Ensuring that you have an effective and safe decontamination and sterilisation process is crucial to ensure patient and staff safety in your veterinary practice.
There are several factors to take into consideration when reviewing and implementing your surgical instrument sterilisation process. You can download our full guide to surgical instrument decontamination and sterilisation here.
In this post, we will focus on one of the key parts of your sterilisation process and how you can monitor it effectively – your steriliser. You can have all the right processes in place but if your steriliser is not operating effectively, your instruments will of course not be sterile! We rely heavily on our sterilisers to operate according to the correct parameters and therefore we need to have a consistent and effective testing and verification process in place to identify any potential issues with our equipment.
We will now explore the implementation and use of a Bowie Dick test: what is it, why do we use it and how can it help us improve instrument sterilisation in the veterinary practice?
We are all familiar with a TST test strip, the small verification strips we use on an ongoing basis in our sterilisers.
TST stands for Temperature, Steam and Time and is a test used to confirm that a certain temperature has been achieved for a specified amount of time.
Autoclaves, however, rely on several other parameters in order to deliver an effective sterilisation process. Whilst a TST test strip is needed in every cycle to confirm temperature and holding time, it does not identify other potential issues with the cycle.
Let’s take a closer look at the basics of a steam steriliser utilising a pre-vacuum cycle.
For us to be able to class something as “sterile” using steam sterilisation we need to achieve a certain temperature for a certain period of time. The most common cycle is a cycle of 134-137°C for 3 – 3.5 minutes. Another key part of the cycle is steam penetration, high-temperature steam needs to penetrate the packaging (pouch, wrap or container) and reach every little millimetre of your instrument to ensure sterility. To ensure effective steam penetration, we rely on the ability of the steriliser to effectively remove air before injecting moist steam. Pockets of air within the steriliser can result in an ineffective sterilisation cycle – 1mm of air has the same insulation properties as a brick under the high temperatures within the sterilisation cycle. Trapped pockets of air can, therefore, be a serious risk and can prevent the effectiveness of the sterilisation process. We, therefore, need to ensure that the machine is capable of effectively removing all air within the chamber.
A pre-vacuum autoclave removes air in several pulses prior to injecting steam into the chamber. If this air removal sequence is not working properly, we risk having trapped pockets of air within the chamber. When steam is injected this trapped air can reduce the steam penetration capabilities due to its insulating properties at high heat.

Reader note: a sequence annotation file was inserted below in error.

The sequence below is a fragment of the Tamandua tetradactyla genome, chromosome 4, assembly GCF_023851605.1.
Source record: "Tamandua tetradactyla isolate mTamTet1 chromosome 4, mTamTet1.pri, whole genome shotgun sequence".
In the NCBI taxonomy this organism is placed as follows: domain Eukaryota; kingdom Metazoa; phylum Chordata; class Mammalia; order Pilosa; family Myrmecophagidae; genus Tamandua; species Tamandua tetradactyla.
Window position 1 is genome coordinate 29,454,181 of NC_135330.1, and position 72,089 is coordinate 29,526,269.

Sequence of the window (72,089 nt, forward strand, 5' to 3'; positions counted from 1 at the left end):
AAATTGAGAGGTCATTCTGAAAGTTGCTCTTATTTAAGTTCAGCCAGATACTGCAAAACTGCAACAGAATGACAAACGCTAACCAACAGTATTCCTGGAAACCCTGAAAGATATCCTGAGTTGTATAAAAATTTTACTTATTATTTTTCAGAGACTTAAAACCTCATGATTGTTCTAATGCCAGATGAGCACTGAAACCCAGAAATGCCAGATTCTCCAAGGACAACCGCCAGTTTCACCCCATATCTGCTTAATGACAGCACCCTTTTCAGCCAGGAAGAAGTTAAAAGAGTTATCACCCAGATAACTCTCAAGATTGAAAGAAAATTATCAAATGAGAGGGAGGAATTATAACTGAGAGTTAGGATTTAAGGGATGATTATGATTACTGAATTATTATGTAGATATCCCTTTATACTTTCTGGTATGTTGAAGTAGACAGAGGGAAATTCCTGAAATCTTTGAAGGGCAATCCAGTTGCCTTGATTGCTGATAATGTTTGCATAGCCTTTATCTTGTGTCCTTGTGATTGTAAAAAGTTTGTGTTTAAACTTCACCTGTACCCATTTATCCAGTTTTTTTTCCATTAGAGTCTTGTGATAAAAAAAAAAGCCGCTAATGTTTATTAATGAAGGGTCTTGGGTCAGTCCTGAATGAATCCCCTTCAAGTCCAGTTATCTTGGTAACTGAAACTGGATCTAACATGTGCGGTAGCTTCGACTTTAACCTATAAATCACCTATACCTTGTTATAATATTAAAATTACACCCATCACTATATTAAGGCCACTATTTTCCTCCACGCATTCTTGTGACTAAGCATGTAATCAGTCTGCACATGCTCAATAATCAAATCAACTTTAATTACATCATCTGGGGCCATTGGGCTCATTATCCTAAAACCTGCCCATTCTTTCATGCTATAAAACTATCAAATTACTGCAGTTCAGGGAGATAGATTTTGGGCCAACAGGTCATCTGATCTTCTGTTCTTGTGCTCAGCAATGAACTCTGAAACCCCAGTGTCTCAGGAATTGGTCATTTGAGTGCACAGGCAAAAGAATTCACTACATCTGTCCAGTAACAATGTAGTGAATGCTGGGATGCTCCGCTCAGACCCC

This is one of the key purposes of a Bowie Dick test, to test the steam penetration within the steriliser. Our TST test strip does not test for steam penetration, we can have sufficient temperatures within the sterilisation chamber but if there is trapped air we will not have an efficient cycle and we risk non-sterile items. Within the healthcare sector, completing a daily Bowie Dick test is a regulatory requirement due to the risks associated with inefficient air removal in sterilisers.
Selecting the Right Test for Your Steriliser
The STERIS Albert Browne Bowie Dick test is suitable for large chamber steam sterilisers to confirm efficient air removal. The product comes in a box of 20 and should be used daily to verify the effective air removal of your steriliser.
If you have a smaller steriliser which self-generates steam, the properties of the cycles are slightly different. The air removal and warm up is slower and therefore you need to use a different type of air removal test, this is known as a Helix Device. STERIS Albert Browne’s TST Helix tests are specifically developed for small sterilisers and available to purchase from STERIS Animal Health. The air removal tests (Bowie Dick or TST Helix) follow the same principles as a STERIS Albert Browne TST test strips with an easy to read visual indicator sheet turning from Yellow to Blue to indicate a pass.
- Ensuring that you test your steriliser daily is crucial to patient safety, unsterile instruments can cause severe harm to patients and staff.
- To confirm the effectiveness of our sterilisers we need to not only test time and temperature, we also need to confirm efficient air removal.
- Pockets of air, regardless of how small reduce steam penetration and can lead to unsterile instruments.
- Select a Bowie Dick test suitable for your steriliser. The STERIS Albert Browne Bowie Dick test should be used for large chamber steam sterilisers while the TST Helix is suitable for smaller chambers.
- Use the Bowie Dick or TST Helix test daily, preferably at the start of the day.
Want to learn more about instrument sterilisation? We arrange CPD events for both vets and vet nurses! Keep an eye out on our social media channels and website for upcoming events.
Have questions relating to decontamination and sterilisation? We are always here to provide support, just email us with your questions!